The state was ordered to use outside experts to determine what went wrong in last February’s Lake Oroville spillway debacle. It remains an open question as to whether the state will actually listen to those experts.
An independent team of dam-safety experts was assembled by the state Department of Water Resources at the Federal Energy Regulatory Commission’s direction after the spillway crumbled.
The independent team’s final report won’t be finished until fall. It promises to address whether DWR’s insular culture and other “organizational factors” contributed to an inability to recognize problems ahead of time.
The team demonstrated its independence by releasing an interim report early. It did so act after DWR’s demand for a statewide review of all dams and spillways. The interim report said inspections alone aren’t enough. It argued they must be conducted in conjunction with independent reviews of original design and construction to help “connect the dots.”
The report also said reviews of the original design and construction, compared with current best practices, should be “critical and independent, rather than relying largely on findings of past reviews.” That’s good. Too often DWR is wont to explain that something is not a problem because somebody a long time ago said it wasn’t a problem.
Under this “connect the dots” scenario, with cross-checking and independent verification, perhaps the Oroville spillway’s flaws could have been discovered. There were cracks in the thinnest part of the spillway, the drainage system wasn’t working as designed and there was a hole in the spillway the month before the rupture that was captured by a Chico Enterprise-Record photographer but not detected by DWR inspections.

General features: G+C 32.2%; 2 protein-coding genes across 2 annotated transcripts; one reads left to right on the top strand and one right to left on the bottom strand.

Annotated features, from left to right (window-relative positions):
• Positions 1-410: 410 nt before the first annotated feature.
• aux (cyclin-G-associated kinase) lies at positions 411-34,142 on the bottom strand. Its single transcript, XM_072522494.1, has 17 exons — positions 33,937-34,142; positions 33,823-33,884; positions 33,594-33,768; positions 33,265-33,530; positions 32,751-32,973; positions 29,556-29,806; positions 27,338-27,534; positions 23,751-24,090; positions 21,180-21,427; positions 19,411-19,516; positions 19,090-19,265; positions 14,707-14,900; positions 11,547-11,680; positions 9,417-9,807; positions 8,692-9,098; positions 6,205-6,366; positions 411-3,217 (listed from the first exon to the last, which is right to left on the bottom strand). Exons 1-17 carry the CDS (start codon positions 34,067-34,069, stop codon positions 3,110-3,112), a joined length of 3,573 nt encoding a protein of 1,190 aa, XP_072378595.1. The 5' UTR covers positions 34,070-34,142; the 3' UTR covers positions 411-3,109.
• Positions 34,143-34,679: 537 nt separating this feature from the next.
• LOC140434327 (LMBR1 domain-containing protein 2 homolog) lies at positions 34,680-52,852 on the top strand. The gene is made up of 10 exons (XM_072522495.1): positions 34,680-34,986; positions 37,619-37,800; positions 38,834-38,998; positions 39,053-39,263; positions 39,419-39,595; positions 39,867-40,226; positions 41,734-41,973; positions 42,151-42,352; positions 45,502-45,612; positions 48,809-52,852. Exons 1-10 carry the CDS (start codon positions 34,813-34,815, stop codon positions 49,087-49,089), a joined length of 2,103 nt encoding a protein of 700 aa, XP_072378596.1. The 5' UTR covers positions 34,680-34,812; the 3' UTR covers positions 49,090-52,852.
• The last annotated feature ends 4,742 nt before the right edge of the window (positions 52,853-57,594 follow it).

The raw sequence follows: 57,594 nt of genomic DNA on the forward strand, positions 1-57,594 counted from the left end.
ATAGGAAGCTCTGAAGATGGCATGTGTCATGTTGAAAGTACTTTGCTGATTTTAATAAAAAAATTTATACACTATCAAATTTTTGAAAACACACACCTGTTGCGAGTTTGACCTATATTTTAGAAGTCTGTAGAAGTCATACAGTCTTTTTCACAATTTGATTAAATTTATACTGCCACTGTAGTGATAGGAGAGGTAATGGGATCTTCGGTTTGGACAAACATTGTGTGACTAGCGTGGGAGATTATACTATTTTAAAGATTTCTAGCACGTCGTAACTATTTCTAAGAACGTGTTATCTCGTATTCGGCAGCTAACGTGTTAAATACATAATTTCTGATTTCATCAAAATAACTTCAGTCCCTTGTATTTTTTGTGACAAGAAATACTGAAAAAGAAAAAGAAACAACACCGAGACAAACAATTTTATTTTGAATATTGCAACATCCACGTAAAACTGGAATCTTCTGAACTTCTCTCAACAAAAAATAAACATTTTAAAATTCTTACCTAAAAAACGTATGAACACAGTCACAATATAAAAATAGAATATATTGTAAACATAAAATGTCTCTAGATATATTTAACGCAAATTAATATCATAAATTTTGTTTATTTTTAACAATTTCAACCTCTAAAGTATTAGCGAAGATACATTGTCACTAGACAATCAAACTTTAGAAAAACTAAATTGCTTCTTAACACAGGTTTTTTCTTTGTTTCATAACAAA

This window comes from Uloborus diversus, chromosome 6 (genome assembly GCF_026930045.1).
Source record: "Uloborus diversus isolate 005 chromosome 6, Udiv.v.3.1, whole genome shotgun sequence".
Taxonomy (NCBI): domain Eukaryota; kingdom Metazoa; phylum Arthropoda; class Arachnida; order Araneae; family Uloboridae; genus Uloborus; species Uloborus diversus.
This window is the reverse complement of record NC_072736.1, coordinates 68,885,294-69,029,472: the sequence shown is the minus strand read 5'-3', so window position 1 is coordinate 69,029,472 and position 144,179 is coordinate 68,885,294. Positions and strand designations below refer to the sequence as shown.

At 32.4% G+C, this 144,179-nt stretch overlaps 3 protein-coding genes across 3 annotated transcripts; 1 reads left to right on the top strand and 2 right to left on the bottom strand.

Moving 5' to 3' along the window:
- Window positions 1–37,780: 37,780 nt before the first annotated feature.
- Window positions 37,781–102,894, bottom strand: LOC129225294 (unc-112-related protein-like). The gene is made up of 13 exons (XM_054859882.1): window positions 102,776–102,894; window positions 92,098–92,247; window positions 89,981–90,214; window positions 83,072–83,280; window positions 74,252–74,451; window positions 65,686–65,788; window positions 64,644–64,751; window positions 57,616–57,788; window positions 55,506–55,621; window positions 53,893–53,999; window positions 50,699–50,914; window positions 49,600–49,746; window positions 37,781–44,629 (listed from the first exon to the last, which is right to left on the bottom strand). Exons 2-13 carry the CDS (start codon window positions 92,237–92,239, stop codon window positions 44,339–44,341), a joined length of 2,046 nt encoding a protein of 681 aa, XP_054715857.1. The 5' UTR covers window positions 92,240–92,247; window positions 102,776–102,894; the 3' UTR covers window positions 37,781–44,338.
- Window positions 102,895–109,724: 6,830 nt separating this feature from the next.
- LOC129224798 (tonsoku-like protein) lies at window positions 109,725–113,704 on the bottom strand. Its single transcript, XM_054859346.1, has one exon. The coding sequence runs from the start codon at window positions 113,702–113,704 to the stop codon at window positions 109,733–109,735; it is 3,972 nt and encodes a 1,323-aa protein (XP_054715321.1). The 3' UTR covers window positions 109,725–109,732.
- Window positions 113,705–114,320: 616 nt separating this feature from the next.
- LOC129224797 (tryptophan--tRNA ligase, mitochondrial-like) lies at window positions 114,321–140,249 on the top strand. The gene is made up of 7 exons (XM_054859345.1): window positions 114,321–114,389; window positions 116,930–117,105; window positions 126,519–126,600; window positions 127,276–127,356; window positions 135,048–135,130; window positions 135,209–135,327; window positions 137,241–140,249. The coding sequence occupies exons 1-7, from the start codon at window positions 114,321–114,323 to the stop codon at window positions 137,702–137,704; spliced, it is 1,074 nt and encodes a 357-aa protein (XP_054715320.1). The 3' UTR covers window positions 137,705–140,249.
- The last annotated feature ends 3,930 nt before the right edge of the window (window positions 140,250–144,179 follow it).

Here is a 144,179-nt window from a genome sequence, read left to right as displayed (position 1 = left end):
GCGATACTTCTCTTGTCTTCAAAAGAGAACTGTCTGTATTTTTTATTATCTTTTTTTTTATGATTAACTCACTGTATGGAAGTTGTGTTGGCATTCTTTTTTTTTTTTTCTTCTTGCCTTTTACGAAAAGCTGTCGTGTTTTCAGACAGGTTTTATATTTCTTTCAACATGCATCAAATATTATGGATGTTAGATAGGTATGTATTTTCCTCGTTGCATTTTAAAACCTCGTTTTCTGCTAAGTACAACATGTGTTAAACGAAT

So far DWR is talking a good game. Spokeswoman Erin Mellon says the state agency agrees there must be a new way to evaluate dams and their related facilities, not just by the state but by all dam operators. But the proof will be in the follow through.
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To the DWR Lake Oroville’s water is a commodity to be delivered to San Joaquin Valley farms and the cities in the south state as cheaply as possible.
The DWR is very good at ignoring what it doesn’t want to hear. Whether it’s warnings about the inadequacy of the emergency spillway, distrust in the community over its lack of transparency, concerns over the true costs of the Oroville hydroelectric project or the clumsiness in communication with the public before and after the spillway collapse, the agency seems convinced it is right and everybody else is wrong.
Which brings us back to the independent report. FERC is considering whether to grant the DWR a new license to continue to operate the Oroville project. We urge FERC to insist that any license renewal depend on the DWR making the recommended changes.